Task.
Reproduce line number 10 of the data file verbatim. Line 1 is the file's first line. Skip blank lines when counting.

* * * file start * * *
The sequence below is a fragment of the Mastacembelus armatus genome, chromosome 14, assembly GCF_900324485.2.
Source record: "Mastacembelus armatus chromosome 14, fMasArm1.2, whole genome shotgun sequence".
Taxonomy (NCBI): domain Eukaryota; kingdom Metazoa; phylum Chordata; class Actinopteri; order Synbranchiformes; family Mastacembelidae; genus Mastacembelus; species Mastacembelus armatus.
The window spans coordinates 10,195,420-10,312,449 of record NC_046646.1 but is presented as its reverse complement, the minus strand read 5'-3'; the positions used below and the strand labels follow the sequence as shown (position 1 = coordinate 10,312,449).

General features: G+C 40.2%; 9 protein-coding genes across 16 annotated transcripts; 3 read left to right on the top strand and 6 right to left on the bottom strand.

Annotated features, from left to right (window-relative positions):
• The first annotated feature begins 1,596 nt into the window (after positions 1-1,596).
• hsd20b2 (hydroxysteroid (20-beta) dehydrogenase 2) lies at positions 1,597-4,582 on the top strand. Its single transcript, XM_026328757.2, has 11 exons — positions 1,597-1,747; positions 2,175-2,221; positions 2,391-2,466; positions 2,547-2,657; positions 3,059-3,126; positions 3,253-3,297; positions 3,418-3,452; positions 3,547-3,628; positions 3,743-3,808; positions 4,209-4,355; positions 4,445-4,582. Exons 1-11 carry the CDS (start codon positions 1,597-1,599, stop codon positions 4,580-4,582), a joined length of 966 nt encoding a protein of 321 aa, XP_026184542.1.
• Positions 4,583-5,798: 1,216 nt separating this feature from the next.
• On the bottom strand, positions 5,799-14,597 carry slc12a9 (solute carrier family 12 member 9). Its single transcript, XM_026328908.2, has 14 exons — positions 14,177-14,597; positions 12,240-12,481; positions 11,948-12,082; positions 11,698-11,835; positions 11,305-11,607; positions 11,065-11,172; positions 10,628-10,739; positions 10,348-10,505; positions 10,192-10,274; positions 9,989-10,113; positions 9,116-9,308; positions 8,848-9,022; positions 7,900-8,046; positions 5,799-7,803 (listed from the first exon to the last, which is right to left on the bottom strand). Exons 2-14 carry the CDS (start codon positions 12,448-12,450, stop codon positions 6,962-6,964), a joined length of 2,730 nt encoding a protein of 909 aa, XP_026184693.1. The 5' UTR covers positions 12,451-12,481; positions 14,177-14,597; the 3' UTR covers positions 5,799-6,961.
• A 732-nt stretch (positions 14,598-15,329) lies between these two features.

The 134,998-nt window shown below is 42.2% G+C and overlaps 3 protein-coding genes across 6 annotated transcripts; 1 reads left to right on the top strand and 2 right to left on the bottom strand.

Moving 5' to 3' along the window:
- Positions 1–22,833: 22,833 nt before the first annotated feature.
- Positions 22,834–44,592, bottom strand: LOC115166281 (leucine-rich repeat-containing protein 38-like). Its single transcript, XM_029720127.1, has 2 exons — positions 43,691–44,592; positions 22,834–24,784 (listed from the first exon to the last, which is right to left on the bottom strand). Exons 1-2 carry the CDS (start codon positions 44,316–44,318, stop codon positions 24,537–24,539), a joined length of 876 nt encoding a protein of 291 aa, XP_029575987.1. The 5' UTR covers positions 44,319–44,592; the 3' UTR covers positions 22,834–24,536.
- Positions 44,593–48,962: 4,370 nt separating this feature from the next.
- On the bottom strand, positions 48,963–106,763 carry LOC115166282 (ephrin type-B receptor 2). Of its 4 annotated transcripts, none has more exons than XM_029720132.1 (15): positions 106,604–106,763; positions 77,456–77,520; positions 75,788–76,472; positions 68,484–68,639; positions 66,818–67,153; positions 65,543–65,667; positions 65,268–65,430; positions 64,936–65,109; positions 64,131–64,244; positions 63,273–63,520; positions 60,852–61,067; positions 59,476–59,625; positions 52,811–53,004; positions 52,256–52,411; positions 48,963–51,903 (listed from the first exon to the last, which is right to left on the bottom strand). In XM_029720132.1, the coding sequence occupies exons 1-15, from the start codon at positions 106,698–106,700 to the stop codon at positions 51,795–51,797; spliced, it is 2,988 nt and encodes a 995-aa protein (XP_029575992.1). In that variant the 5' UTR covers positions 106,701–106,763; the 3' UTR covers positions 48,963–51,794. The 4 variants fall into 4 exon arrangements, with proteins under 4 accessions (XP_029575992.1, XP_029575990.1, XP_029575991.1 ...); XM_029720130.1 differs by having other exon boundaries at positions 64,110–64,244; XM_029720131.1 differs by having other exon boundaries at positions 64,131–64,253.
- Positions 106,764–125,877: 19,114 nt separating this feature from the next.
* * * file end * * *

• On the bottom strand, positions 5,799-14,597 carry slc12a9 (solute carrier family 12 member 9). Its single transcript, XM_026328908.2, has 14 exons — positions 14,177-14,597; positions 12,240-12,481; positions 11,948-12,082; positions 11,698-11,835; positions 11,305-11,607; positions 11,065-11,172; positions 10,628-10,739; positions 10,348-10,505; positions 10,192-10,274; positions 9,989-10,113; positions 9,116-9,308; positions 8,848-9,022; positions 7,900-8,046; positions 5,799-7,803 (listed from the first exon to the last, which is right to left on the bottom strand). Exons 2-14 carry the CDS (start codon positions 12,448-12,450, stop codon positions 6,962-6,964), a joined length of 2,730 nt encoding a protein of 909 aa, XP_026184693.1. The 5' UTR covers positions 12,451-12,481; positions 14,177-14,597; the 3' UTR covers positions 5,799-6,961.